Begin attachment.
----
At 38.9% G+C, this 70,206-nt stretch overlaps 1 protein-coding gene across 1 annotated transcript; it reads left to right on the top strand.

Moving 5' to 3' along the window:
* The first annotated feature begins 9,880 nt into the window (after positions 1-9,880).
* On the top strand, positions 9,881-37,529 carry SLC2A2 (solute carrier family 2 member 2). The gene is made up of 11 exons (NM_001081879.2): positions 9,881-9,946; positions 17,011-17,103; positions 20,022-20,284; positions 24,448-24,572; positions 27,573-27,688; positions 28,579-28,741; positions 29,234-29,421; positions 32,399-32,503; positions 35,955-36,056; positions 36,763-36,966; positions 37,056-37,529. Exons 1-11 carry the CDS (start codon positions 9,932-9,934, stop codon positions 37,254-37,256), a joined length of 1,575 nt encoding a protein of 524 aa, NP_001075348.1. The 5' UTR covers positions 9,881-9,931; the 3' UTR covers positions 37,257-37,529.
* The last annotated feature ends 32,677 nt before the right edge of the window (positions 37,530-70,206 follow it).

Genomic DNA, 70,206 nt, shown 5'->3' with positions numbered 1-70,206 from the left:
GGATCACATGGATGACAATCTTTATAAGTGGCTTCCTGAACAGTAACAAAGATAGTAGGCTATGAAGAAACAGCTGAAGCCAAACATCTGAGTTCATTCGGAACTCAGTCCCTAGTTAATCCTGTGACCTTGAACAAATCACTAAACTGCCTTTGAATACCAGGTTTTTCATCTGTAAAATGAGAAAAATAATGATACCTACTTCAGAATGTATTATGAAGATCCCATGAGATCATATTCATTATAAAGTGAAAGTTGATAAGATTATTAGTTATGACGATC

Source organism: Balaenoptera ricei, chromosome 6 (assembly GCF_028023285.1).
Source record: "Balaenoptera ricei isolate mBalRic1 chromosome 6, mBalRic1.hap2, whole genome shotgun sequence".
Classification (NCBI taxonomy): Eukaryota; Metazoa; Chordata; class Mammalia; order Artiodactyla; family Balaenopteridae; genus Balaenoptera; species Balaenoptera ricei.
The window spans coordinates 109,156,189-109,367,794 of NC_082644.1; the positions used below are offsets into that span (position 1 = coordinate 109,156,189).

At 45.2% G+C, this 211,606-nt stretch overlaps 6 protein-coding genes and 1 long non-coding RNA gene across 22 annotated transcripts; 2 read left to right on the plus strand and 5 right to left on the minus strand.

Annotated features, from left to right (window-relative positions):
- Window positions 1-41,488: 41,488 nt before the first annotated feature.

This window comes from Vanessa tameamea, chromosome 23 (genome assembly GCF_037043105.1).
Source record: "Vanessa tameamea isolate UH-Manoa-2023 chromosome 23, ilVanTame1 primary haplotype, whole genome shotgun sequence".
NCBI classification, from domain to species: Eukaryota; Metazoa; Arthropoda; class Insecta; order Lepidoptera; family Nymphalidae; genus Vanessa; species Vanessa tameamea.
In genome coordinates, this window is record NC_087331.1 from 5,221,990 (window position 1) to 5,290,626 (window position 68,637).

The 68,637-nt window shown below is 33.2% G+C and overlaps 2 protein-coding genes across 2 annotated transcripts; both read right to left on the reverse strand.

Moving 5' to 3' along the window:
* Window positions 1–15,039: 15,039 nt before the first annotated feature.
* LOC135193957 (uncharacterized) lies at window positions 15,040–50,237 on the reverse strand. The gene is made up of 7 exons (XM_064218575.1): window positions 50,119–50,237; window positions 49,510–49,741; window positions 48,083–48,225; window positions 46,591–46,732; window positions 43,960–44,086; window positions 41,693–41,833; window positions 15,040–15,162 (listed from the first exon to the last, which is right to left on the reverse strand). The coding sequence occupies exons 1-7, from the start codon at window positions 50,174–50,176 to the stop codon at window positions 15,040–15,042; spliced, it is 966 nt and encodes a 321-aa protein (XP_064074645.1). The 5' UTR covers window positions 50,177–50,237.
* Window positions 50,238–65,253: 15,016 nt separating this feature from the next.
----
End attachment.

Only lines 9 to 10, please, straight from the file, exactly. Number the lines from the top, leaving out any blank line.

Source record: "Balaenoptera ricei isolate mBalRic1 chromosome 6, mBalRic1.hap2, whole genome shotgun sequence".
Classification (NCBI taxonomy): Eukaryota; Metazoa; Chordata; class Mammalia; order Artiodactyla; family Balaenopteridae; genus Balaenoptera; species Balaenoptera ricei.